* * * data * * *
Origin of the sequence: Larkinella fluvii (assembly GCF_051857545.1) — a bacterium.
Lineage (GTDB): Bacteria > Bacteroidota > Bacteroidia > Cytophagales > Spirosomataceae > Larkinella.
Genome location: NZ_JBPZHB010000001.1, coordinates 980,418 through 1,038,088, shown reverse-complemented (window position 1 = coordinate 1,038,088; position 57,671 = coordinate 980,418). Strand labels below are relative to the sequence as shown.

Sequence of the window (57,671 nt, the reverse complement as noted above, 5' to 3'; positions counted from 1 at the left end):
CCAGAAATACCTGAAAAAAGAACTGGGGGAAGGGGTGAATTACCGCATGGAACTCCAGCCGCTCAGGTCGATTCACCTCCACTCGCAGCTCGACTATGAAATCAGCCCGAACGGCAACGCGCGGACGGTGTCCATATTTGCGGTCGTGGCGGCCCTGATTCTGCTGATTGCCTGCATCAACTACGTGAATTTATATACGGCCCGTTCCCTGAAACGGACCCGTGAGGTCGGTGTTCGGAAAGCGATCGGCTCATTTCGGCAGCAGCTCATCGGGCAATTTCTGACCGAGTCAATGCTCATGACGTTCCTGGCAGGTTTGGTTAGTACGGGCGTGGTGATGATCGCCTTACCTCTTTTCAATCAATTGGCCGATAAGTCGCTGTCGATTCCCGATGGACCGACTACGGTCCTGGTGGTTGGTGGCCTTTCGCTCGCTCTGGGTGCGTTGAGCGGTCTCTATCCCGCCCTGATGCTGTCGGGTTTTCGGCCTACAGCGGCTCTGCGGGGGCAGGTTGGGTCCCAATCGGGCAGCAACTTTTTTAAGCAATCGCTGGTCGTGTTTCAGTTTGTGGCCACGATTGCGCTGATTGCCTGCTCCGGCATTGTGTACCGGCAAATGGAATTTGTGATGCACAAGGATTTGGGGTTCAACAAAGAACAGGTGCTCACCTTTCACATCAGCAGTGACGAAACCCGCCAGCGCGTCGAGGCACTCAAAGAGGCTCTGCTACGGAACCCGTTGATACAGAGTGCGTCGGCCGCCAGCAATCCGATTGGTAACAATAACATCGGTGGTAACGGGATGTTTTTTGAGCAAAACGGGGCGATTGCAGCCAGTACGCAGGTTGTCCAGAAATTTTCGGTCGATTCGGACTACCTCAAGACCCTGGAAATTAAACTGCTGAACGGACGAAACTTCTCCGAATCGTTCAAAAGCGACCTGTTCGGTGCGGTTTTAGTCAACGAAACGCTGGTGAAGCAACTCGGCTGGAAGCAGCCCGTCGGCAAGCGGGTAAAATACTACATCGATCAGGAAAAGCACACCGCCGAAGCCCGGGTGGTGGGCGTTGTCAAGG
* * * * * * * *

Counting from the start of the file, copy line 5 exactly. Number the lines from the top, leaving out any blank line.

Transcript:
CCAGAAATACCTGAAAAAAGAACTGGGGGAAGGGGTGAATTACCGCATGGAACTCCAGCCGCTCAGGTCGATTCACCTCCACTCGCAGCTCGACTATGAAATCAGCCCGAACGGCAACGCGCGGACGGTGTCCATATTTGCGGTCGTGGCGGCCCTGATTCTGCTGATTGCCTGCATCAACTACGTGAATTTATATACGGCCCGTTCCCTGAAACGGACCCGTGAGGTCGGTGTTCGGAAAGCGATCGGCTCATTTCGGCAGCAGCTCATCGGGCAATTTCTGACCGAGTCAATGCTCATGACGTTCCTGGCAGGTTTGGTTAGTACGGGCGTGGTGATGATCGCCTTACCTCTTTTCAATCAATTGGCCGATAAGTCGCTGTCGATTCCCGATGGACCGACTACGGTCCTGGTGGTTGGTGGCCTTTCGCTCGCTCTGGGTGCGTTGAGCGGTCTCTATCCCGCCCTGATGCTGTCGGGTTTTCGGCCTACAGCGGCTCTGCGGGGGCAGGTTGGGTCCCAATCGGGCAGCAACTTTTTTAAGCAATCGCTGGTCGTGTTTCAGTTTGTGGCCACGATTGCGCTGATTGCCTGCTCCGGCATTGTGTACCGGCAAATGGAATTTGTGATGCACAAGGATTTGGGGTTCAACAAAGAACAGGTGCTCACCTTTCACATCAGCAGTGACGAAACCCGCCAGCGCGTCGAGGCACTCAAAGAGGCTCTGCTACGGAACCCGTTGATACAGAGTGCGTCGGCCGCCAGCAATCCGATTGGTAACAATAACATCGGTGGTAACGGGATGTTTTTTGAGCAAAACGGGGCGATTGCAGCCAGTACGCAGGTTGTCCAGAAATTTTCGGTCGATTCGGACTACCTCAAGACCCTGGAAATTAAACTGCTGAACGGACGAAACTTCTCCGAATCGTTCAAAAGCGACCTGTTCGGTGCGGTTTTAGTCAACGAAACGCTGGTGAAGCAACTCGGCTGGAAGCAGCCCGTCGGCAAGCGGGTAAAATACTACATCGATCAGGAAAAGCACACCGCCGAAGCCCGGGTGGTGGGCGTTGTCAAGG